The tragic death of Hadiya Pendleton struck a nerve in the city of Chicago, which spread throughout the entire nation. Once a city desperately crying out for help against gun violence, Chicago officially had the attention of national media, the White House, and the Obama family.
Hadiya’s death seemed to be the needle that broke the camel’s back in Chicago. The city was angry. Rev. Jesse Jackson led a march from King College Prep (Hadiya’s school), to the scene of her untimely death at Vivian Gordon Harsh Park. There were a few marches initiated and led by CPS students. Prayers went up for Hadiya’s family, as people empathized with Hadiya’s mom Cleo, as if they lost their own child.
For once, it seemed as if there was a united sadness in the city. Why did this have to happen? Hadiya was just in Washington D.C. earlier in the month, performing at President Obama’s inauguration. After years of becoming numb to the usual gun violence in our city, for some reason Chicagoans had a hard time letting this one go. It was a wake up call. Children were dying in the streets of Chicago. Something needed to be done, and it appeared as if everyone agreed.
The days, weeks and months went by, and more innocent children of Chicago lost their lives to inessential gun violence. 18-year-old Janay McFarlane, shot and killed, ironically on the same day her younger sister sat on a stage behind President Obama as he spoke on gun control legislation.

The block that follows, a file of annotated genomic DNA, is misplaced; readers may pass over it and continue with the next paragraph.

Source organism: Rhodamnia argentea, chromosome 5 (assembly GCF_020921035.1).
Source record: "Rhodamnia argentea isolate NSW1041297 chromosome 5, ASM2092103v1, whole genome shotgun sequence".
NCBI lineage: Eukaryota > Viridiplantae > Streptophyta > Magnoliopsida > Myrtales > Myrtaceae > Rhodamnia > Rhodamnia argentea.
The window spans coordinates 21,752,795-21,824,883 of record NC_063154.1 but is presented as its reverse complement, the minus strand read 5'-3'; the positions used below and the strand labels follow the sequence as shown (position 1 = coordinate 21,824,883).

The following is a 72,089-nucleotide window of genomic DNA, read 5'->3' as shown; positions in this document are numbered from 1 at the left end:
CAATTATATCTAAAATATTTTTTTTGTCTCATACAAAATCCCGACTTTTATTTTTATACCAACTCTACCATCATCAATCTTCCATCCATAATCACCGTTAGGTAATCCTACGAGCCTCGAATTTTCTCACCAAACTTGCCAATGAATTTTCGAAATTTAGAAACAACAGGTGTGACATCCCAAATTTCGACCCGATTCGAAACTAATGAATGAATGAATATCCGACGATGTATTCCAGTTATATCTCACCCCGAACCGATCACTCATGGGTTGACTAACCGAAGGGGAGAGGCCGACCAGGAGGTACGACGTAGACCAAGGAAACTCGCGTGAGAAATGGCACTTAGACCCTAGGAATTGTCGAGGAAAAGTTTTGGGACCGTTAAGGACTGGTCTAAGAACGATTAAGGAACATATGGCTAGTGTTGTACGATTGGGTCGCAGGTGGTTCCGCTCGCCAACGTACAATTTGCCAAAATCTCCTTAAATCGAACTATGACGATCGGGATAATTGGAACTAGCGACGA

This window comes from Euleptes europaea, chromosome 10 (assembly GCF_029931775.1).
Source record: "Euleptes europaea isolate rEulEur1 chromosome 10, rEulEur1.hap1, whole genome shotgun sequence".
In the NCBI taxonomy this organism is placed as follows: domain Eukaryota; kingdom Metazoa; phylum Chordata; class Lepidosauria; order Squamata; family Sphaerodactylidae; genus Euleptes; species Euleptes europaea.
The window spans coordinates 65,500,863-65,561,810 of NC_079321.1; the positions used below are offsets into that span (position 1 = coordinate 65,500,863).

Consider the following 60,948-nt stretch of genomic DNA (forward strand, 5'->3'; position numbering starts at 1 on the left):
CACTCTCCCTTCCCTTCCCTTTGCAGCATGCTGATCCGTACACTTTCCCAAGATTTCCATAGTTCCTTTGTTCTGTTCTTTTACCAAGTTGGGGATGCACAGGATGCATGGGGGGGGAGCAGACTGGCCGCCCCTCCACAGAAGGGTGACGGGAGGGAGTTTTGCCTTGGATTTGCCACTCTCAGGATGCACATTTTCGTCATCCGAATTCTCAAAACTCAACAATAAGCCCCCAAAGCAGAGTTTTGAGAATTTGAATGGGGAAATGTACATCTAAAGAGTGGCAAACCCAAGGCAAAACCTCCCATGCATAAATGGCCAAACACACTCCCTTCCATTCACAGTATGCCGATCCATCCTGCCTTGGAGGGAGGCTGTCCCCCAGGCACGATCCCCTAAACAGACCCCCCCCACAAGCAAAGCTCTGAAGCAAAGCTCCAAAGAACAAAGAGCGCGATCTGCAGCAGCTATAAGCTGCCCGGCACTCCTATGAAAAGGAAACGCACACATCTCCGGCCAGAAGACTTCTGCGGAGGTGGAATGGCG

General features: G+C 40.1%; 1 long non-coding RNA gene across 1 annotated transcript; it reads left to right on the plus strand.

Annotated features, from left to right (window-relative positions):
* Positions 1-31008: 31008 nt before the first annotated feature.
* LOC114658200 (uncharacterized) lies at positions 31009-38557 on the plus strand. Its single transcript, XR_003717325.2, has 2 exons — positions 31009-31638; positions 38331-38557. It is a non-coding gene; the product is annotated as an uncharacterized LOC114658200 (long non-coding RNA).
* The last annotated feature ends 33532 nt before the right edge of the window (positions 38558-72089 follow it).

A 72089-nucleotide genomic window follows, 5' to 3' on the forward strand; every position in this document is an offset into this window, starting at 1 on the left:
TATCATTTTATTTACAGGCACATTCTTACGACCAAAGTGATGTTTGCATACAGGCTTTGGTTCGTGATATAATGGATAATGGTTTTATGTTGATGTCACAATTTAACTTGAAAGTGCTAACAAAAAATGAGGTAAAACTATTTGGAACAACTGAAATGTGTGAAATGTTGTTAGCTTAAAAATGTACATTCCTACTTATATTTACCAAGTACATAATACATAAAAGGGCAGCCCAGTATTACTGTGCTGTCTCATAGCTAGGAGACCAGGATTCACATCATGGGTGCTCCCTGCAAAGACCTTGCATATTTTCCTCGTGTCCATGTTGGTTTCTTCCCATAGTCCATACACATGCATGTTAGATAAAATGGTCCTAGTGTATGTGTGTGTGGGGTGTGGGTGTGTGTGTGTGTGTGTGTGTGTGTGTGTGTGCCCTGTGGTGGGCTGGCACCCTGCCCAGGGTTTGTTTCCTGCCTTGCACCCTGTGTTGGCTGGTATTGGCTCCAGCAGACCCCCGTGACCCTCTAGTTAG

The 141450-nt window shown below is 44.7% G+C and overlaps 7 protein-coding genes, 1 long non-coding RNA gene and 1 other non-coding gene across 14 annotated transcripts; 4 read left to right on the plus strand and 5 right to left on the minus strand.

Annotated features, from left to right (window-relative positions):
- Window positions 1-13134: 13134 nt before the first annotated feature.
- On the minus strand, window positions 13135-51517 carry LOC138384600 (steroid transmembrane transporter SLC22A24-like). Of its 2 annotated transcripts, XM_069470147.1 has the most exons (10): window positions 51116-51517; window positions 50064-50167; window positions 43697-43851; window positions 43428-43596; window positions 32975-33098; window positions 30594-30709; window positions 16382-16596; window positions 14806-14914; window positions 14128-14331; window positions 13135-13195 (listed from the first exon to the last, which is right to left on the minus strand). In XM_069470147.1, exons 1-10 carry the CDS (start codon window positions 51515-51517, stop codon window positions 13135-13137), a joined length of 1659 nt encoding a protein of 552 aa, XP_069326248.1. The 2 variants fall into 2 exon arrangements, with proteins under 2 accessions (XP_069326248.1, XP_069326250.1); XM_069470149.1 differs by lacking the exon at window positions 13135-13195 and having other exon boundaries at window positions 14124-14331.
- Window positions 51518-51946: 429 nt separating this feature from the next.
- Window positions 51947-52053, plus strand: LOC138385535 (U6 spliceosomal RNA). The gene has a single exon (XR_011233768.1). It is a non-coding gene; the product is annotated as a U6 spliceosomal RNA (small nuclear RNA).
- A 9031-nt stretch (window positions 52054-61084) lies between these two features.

Baby Johnylah Watkins, shot and killed in a drive-by, while her father obliviously changed her diaper in his car. On top of the increasing gun violence, random melees began to occur throughout the city.
As one watched the videos of Chicago youth destroying a Mindless Behavior event at Ford City Mall and committing random acts of harm in Chicago’s downtown, the obvious questions come to mind: What is happening in Chicago? Why does it seem to be getting worse? Is anyone planning to do something about it?
There has been many heart-breaking tragedies to occur in our country. From Sandy Hook, to the Boston bombings, every blue moon our nation is in mourning. In Chicago, the mourning never ceases. Many residents of Chicago can no longer identify or empathize with tragedies that occur outside the city.
It was extremely sad when 20 children lost their lives to unnecessary gun violence at Sandy Hook Elementary. However, Harper High School (Chicago) lost 27 of their students to gun violence within 13 months.
Kevin Ambrose lost his life to gun violence as he waited for his friend at the train station. He wasn’t in a gang. Kevin was actually a student at Columbia College. He worked at Target and wanted to be a police officer. The list could go on forever of innocent children whose lives have been snatched away by the wickedness of gun violence. Where are their national tributes? Why isn’t the nation mourning with Chicago?
What makes one life more valuable than the next? Or a tragedy more sad and compelling than another? Does racism and classism play a huge role in the lack of sympathy for Chicago’s gun violence?
The death of Hadiya Pendleton showed the nation what Chicago deals with every week. A mother loses her child almost everyday in Chicago. The lives of many families are being disrupted and broken due to gun violence. Where is the help? Or are they invisible?
“But you know, there are no children here. They’ve seen too much to be children.” -LaJoe Rivers